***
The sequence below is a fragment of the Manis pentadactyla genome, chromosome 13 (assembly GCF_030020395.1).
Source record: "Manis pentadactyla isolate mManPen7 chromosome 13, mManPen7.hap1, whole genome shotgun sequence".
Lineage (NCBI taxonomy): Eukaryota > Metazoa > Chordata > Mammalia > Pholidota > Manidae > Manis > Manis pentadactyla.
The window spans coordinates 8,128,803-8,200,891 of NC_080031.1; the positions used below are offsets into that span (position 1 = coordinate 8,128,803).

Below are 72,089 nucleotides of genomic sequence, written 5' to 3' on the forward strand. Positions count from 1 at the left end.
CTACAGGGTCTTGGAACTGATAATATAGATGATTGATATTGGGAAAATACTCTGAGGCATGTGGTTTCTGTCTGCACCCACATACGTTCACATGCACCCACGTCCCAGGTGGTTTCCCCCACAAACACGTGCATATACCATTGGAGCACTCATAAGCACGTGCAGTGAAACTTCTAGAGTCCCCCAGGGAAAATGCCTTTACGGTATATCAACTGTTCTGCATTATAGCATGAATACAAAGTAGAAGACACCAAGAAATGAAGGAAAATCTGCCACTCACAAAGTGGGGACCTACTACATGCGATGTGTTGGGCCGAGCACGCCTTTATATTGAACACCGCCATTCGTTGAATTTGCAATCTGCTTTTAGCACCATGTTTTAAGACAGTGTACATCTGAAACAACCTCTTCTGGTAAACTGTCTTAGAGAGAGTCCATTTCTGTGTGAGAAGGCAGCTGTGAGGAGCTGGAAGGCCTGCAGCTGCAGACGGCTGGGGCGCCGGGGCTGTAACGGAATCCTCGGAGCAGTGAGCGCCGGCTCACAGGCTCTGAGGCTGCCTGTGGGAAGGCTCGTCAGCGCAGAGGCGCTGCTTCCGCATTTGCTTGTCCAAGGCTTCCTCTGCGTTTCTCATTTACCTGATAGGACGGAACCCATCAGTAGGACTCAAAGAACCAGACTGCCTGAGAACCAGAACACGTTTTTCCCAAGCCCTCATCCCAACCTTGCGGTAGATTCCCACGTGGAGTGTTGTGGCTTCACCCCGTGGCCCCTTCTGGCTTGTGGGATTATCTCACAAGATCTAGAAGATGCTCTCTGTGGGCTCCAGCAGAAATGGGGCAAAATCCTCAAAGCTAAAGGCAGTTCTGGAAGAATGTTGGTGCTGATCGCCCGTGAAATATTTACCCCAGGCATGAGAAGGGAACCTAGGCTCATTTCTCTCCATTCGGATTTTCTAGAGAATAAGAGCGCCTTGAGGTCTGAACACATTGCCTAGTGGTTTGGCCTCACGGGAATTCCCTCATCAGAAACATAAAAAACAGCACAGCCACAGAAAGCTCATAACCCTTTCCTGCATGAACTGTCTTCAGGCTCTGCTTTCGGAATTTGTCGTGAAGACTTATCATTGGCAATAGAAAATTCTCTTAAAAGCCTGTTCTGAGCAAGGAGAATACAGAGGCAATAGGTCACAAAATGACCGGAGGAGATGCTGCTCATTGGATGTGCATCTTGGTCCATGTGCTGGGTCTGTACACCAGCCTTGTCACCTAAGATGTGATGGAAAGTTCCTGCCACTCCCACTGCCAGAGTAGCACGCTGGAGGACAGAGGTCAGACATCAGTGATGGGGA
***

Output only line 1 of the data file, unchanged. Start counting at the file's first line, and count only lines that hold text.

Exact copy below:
The sequence below is a fragment of the Manis pentadactyla genome, chromosome 13 (assembly GCF_030020395.1).